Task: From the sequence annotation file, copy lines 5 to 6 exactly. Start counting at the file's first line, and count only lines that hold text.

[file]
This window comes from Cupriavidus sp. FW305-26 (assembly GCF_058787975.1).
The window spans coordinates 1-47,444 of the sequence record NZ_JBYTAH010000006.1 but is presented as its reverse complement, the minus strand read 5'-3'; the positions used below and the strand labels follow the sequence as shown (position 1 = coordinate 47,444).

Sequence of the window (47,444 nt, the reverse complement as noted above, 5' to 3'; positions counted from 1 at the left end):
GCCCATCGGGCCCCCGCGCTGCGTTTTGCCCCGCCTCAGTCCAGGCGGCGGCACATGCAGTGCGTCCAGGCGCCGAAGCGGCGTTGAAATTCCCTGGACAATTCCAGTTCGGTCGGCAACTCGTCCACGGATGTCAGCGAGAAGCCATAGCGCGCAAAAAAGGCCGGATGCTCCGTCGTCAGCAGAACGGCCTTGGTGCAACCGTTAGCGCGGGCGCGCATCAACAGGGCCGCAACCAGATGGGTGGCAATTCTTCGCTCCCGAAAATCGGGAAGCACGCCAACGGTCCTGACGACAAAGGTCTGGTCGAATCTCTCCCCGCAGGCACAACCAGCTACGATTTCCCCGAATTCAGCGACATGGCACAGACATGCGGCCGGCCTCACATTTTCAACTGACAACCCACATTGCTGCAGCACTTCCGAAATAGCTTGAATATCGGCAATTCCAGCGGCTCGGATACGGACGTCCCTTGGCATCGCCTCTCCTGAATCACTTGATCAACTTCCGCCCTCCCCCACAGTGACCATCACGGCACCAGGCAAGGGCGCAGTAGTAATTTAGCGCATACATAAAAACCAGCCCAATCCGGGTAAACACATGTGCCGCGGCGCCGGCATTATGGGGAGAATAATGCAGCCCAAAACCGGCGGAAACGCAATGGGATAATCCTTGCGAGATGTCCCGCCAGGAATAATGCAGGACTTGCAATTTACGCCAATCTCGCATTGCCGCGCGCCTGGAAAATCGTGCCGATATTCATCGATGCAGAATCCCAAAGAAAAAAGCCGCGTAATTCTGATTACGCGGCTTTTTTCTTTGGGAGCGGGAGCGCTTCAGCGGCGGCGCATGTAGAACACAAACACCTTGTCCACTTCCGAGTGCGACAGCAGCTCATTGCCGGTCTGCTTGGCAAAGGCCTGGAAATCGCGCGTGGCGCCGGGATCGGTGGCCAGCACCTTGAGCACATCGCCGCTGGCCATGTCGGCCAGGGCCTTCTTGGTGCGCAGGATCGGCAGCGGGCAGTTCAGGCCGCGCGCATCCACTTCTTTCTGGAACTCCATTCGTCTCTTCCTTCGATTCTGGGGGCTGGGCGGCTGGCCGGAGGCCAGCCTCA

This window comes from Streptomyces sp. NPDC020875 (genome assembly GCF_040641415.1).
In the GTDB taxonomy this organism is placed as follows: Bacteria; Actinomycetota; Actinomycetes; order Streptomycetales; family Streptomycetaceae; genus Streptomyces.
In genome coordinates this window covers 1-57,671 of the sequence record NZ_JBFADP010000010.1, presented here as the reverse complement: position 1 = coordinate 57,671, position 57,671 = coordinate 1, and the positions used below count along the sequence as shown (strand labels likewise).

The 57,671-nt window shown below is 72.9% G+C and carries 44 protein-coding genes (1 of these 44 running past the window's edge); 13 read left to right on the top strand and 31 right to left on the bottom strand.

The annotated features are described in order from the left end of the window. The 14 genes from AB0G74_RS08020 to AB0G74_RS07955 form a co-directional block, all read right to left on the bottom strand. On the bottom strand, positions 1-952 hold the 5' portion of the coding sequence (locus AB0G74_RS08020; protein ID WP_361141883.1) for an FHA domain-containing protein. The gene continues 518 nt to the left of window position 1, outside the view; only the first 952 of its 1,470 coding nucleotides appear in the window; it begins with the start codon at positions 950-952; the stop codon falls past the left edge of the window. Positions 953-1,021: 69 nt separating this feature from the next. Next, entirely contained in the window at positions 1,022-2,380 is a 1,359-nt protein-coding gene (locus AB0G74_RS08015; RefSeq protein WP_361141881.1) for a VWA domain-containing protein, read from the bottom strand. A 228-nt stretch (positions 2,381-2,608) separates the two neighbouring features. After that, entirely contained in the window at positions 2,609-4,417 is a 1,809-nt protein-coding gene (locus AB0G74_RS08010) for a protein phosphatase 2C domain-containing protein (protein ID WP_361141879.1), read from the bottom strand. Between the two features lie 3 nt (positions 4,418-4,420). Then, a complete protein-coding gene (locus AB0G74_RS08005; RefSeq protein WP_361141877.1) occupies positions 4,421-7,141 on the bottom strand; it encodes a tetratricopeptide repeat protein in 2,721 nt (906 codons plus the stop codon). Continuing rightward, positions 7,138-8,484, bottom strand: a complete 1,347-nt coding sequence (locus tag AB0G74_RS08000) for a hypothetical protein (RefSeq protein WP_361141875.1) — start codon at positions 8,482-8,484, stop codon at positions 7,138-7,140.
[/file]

This window comes from Streptomyces sp. NPDC020875 (genome assembly GCF_040641415.1).
In the GTDB taxonomy this organism is placed as follows: Bacteria; Actinomycetota; Actinomycetes; order Streptomycetales; family Streptomycetaceae; genus Streptomyces.